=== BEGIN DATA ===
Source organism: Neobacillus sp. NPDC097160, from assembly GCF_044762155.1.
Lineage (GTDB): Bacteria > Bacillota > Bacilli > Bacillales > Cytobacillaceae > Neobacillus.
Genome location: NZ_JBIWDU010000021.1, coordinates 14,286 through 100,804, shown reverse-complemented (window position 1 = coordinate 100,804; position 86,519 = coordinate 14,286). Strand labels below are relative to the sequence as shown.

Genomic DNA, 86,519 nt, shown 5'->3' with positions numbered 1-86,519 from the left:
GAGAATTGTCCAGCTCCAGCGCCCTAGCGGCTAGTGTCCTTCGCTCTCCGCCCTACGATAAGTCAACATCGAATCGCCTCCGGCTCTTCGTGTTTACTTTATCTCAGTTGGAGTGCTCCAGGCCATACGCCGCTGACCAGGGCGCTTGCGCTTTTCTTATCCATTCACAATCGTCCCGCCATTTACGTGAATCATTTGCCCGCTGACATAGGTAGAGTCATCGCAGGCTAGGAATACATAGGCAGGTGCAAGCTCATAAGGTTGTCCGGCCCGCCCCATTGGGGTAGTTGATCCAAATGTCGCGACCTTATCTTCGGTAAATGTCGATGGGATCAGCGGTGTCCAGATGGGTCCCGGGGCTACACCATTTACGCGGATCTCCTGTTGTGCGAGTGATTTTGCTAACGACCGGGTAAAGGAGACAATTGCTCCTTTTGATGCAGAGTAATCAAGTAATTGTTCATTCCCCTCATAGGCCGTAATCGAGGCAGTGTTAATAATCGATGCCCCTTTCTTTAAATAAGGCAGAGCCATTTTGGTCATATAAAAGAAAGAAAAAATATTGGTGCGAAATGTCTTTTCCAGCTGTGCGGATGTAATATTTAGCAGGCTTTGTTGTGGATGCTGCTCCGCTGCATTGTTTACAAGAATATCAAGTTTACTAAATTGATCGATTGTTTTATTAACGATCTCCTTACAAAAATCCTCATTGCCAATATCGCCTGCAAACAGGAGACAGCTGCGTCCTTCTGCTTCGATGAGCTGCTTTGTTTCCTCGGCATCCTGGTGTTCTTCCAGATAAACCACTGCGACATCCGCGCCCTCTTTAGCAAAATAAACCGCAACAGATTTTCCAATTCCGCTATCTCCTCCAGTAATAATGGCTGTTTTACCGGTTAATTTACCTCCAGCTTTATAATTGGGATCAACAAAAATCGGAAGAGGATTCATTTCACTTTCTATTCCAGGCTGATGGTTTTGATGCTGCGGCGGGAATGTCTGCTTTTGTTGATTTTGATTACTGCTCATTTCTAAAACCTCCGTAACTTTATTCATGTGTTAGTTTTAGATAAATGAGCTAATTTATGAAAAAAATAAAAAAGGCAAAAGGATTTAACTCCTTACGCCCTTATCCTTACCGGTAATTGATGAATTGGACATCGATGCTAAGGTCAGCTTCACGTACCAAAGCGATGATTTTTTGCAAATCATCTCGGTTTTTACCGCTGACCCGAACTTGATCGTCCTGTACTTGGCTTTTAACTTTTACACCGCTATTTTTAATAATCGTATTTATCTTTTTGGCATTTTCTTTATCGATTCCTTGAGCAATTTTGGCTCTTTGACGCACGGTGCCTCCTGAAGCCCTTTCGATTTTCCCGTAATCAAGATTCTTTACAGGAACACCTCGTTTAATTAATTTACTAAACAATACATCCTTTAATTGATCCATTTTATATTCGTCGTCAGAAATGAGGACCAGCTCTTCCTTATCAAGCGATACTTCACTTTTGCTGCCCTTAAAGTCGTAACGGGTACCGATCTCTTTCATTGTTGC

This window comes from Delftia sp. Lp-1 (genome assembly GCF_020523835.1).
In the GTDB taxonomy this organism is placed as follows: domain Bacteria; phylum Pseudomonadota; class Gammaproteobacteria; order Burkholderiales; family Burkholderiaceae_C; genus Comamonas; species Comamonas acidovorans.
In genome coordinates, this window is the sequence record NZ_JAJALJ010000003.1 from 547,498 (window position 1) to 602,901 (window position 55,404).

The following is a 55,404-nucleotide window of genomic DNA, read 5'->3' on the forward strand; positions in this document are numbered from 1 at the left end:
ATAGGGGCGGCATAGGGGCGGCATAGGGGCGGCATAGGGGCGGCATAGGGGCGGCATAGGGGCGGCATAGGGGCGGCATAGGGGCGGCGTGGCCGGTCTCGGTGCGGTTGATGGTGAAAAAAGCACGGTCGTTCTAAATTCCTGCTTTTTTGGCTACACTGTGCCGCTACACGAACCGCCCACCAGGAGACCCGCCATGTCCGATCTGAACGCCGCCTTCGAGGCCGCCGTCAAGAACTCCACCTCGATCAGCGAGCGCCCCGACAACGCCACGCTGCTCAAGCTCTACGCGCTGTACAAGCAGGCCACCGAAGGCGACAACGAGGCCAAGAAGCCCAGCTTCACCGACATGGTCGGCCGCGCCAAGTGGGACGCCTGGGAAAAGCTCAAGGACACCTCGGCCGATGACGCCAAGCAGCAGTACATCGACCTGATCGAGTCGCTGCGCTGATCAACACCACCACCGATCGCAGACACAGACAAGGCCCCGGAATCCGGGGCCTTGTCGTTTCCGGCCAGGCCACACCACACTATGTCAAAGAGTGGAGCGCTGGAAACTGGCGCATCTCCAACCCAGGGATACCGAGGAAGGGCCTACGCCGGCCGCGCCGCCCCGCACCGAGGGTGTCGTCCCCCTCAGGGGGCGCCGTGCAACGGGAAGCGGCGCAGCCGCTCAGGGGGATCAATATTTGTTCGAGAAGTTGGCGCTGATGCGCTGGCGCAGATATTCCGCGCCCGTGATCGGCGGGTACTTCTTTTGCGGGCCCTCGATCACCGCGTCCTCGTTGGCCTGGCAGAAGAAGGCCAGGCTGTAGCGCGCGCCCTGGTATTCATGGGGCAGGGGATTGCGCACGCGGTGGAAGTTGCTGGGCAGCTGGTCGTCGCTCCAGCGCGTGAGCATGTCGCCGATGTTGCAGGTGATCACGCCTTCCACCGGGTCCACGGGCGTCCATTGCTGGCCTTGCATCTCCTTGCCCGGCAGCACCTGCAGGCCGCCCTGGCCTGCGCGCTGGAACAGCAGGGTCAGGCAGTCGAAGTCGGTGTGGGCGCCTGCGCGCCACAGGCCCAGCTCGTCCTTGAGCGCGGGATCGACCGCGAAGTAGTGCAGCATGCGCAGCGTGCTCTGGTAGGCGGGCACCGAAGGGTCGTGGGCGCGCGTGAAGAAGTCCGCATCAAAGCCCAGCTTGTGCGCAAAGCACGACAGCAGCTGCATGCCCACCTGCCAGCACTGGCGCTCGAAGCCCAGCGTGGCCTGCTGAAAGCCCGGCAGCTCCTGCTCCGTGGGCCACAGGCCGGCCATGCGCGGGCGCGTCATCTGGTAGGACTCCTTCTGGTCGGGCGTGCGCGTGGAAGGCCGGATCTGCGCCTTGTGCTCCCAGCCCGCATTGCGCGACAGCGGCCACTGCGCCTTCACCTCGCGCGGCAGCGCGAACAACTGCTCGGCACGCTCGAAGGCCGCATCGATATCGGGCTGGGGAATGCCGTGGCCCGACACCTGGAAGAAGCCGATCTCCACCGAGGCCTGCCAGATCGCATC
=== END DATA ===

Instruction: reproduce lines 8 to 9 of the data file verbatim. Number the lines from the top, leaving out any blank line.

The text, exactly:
In genome coordinates, this window is the sequence record NZ_JAJALJ010000003.1 from 547,498 (window position 1) to 602,901 (window position 55,404).

The following is a 55,404-nucleotide window of genomic DNA, read 5'->3' on the forward strand; positions in this document are numbered from 1 at the left end: